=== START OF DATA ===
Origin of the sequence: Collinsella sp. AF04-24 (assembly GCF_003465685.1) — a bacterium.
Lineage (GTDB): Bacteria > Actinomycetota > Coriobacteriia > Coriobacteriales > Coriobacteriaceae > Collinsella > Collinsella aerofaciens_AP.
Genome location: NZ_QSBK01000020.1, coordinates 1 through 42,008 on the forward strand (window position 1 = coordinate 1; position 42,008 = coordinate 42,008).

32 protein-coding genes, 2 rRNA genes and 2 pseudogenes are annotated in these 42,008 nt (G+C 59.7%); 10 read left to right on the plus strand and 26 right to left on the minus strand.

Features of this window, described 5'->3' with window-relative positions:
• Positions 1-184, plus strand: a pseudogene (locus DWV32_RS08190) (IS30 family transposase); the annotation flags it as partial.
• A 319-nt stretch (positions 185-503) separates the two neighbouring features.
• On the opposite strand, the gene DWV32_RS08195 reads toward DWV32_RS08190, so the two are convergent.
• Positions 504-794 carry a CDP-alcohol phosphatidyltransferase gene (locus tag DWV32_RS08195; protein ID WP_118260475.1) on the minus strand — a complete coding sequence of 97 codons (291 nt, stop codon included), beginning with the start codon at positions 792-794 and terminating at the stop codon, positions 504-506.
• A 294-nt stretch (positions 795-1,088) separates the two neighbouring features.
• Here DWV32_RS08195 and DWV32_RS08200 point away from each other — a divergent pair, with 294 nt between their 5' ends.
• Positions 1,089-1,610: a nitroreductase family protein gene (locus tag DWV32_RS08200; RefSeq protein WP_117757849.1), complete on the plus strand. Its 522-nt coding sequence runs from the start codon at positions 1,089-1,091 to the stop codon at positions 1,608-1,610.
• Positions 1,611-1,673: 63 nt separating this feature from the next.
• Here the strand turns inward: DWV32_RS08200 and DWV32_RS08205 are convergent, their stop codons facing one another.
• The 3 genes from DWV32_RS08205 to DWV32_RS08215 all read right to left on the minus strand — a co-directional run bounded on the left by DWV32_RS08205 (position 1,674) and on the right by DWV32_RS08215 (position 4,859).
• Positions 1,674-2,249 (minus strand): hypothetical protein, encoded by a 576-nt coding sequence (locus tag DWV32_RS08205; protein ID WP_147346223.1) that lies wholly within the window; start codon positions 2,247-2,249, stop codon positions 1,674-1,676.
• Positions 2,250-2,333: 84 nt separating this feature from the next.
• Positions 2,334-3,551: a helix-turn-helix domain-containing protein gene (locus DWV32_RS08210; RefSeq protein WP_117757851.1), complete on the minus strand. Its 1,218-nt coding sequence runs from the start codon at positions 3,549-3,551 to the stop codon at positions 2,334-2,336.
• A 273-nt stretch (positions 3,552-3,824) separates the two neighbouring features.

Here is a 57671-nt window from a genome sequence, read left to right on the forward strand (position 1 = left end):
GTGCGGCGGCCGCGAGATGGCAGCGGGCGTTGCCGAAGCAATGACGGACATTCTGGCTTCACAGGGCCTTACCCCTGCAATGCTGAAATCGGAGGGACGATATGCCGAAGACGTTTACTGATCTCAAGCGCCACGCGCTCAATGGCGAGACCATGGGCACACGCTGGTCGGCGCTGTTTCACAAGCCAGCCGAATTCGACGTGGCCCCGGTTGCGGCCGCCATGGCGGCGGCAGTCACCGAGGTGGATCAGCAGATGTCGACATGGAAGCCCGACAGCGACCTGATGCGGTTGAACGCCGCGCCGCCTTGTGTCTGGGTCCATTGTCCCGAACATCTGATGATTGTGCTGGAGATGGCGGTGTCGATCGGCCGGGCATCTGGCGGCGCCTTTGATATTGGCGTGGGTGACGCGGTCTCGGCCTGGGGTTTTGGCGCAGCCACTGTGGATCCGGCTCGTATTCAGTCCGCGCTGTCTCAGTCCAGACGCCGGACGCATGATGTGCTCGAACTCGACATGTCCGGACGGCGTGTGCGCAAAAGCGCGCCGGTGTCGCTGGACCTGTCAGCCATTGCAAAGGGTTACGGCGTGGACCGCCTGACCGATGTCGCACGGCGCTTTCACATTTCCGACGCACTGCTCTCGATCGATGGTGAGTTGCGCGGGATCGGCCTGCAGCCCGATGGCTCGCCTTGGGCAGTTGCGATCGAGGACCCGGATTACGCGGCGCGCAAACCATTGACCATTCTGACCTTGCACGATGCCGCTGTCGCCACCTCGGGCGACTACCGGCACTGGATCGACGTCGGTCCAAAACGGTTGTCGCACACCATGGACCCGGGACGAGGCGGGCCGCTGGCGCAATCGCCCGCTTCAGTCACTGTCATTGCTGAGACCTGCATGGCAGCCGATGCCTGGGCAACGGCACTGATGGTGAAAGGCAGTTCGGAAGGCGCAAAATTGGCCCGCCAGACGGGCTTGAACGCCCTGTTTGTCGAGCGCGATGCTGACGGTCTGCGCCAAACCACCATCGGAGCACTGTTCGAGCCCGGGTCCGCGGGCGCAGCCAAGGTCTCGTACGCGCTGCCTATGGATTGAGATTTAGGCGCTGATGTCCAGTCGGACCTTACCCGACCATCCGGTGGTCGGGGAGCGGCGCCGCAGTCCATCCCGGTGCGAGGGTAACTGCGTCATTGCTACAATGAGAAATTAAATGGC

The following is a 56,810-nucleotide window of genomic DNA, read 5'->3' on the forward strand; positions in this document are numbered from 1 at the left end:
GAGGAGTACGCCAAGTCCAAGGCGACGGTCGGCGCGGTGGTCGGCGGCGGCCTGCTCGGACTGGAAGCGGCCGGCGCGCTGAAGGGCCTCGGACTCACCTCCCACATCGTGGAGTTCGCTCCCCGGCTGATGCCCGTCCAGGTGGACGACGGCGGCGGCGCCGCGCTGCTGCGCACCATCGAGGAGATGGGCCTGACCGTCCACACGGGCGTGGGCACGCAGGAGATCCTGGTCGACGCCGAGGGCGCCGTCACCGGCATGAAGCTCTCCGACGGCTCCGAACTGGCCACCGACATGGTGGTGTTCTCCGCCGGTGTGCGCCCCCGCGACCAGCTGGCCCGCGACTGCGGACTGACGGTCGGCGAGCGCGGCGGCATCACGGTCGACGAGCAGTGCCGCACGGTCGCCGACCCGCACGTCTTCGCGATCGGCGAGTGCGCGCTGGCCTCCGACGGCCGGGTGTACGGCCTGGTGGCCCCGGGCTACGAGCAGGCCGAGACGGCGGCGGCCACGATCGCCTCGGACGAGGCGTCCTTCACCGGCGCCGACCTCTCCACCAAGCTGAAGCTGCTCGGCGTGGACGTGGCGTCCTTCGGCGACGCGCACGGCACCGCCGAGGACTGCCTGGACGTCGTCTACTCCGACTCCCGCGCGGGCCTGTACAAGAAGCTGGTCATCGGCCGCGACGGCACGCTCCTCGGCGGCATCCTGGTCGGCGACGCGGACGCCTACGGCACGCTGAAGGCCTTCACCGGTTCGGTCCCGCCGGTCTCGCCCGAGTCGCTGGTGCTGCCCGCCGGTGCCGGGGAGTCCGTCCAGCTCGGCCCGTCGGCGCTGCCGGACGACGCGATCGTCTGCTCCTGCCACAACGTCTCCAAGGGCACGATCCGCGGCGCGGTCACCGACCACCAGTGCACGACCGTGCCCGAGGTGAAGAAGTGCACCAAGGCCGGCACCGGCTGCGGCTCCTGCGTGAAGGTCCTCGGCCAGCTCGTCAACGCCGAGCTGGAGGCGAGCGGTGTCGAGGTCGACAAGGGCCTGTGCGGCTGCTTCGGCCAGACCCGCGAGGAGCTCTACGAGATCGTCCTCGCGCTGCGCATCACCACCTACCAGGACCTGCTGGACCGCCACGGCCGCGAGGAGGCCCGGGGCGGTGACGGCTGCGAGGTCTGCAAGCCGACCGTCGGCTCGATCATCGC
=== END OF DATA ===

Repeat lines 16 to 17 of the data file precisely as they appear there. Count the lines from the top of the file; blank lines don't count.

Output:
• Positions 1,674-2,249 (minus strand): hypothetical protein, encoded by a 576-nt coding sequence (locus tag DWV32_RS08205; protein ID WP_147346223.1) that lies wholly within the window; start codon positions 2,247-2,249, stop codon positions 1,674-1,676.
• Positions 2,250-2,333: 84 nt separating this feature from the next.